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The Potential Pitfalls of Price Controls

Drug pricing and patient affordability of medicines have been major political points of the 2016 US presidential election. Government-imposed price controls on older generic drugs (1), limits on patient out-of-pocket drug expenses (2), and tighter limits on pharmaceutical pricing overall were major policy positions for both candidates. The drug industry has also been cast in a very negative light during this political cycle. The Pharmaceutical Research and Manufacturer of America (PhRMA) noted that calls to directly control drug prices would “turn back the clock on medical innovation”, restrict patient access to medicines and - according to comments from some health economists – have little effect on stemming drug prices (3).

The issue of high drug prices is also a hot topic in the medical literature among healthcare professionals, especially given the growth of personalized medicines and new specialty medicines (3)(4)(5)(6)(7)(8)(9). The high cost of cancer medications, in particular, has caused oncologists to reevaluate the value framework for these drugs (10). Despite the ongoing discussions, no long-term “solution” on drug pricing has emerged that has broad consensus among public policy officials, politicians, patient advocacy groups, medical and health service researchers, drug industry representatives, and healthcare professionals. But invariably, the “quick and easy fix” option of price controls is raised. While this option may seem publicly appealing, it is important to consider thoroughly the relationship between drug price controls and patient health outcomes.

Drug price controls, according to microeconomic theory, are hypothesized to affect patient health outcomes in two ways:

  • Price controls diminish the diffusion of new drug technologies. Assuming that new drug technologies contribute to advances in patient health, the result would be eventual lower health outcomes.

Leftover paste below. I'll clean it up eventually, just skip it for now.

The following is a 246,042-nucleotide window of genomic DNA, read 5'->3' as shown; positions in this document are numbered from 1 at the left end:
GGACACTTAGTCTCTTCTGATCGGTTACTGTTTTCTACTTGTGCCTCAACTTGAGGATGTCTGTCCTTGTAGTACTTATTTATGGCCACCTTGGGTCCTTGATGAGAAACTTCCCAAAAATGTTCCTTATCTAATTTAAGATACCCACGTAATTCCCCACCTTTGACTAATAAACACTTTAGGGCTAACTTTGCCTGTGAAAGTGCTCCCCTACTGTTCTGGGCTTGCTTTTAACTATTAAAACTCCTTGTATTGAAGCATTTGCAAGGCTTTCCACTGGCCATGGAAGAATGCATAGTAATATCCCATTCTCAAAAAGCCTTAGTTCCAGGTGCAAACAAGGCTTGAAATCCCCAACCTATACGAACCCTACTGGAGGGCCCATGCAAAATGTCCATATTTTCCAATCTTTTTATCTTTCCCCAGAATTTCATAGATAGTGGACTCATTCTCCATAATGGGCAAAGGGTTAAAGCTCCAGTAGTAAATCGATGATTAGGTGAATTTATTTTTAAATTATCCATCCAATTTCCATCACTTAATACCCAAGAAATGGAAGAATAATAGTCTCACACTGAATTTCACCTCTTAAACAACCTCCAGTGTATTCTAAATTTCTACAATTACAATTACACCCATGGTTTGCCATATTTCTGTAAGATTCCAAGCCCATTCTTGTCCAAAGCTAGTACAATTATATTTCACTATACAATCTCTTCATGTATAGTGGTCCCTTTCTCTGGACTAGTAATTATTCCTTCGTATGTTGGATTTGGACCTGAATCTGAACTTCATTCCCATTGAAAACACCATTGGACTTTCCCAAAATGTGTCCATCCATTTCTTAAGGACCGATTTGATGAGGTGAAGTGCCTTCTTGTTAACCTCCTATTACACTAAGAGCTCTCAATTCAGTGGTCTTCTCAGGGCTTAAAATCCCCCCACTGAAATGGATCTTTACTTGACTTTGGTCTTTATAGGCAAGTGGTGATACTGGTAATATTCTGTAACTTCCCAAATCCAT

• Price controls decrease incentives for pharma investments in R&D and drug innovation output, which in turn result in eventual lower health outcomes.

The effects of the first relationship are relatively short-term, whereas the effects of the second relationship are seen over the long-term. But what does published evidence have say about these relationships?

Price incentives do matter

Empirical research shows that the shift in pharma R&D to focus on specialty medicines has been driven partly by the greater freedom companies have to price these medicines, particularly when there are few, if any, competing products (11). In addition, there is much evidence to show that a country’s pricing environment impacts the diffusion of new drug technologies. The IMS Institute for Healthcare Informatics has forecast that “in 2020 the use of new medicines, introduced in the prior 10 years, will represent 0.1 percent of volumes in ‘pharmerging’ markets, compared to 2–3 percent in developed markets” (12). The difference in drug utilization will likely result from a combination of both relative price and income effects across markets. Naturally, however, pharma companies will seek diffusion of new drug technology in countries where they can reap higher prices to help pay for R&D (13), (14). For example, companies often choose to avoid countries in Europe with lower prices and stringent price controls, and introduce fewer new drugs after entering a price-controlled market (15). The existence of parallel imports further delays new product launches, meaning that price control policies in one country can have spillover effects in other countries (15).

Another large study across 15 countries found negative new drug price elasticities in the -0.75 to -1.1 range, as well as positive (but small) cross-price new drug quantity effects with respect to old drug pricing (16). (Drug price elasticity estimates into the elastic range – greater than 1 in absolute value – suggests that the diffusion of new drug technology will be hampered by an environment that creates higher price sensitivity.) This study is unique and interesting as it also captured the effects that promoting older drugs have on new drugs – promoting older drugs can have a significant negative impact on new drug market share.

A second study examining 642 new drugs in 76 countries, from 1983 to 2002, found a robust relationship between patent and price regulation effects, and the diffusion of new drugs – in the manner predicted by economic theory (17). That is to say, patents and price controls create a balancing act of conflicting forces. On one hand, patents create government-protected IP monopoly power, thereby rewarding companies taking risks – though at the expense of higher prices. On the other hand, direct price controls lower drug prices but also reduce rewards for innovation. There is no “right” answer here, but rather which trade-off society wishes to accept.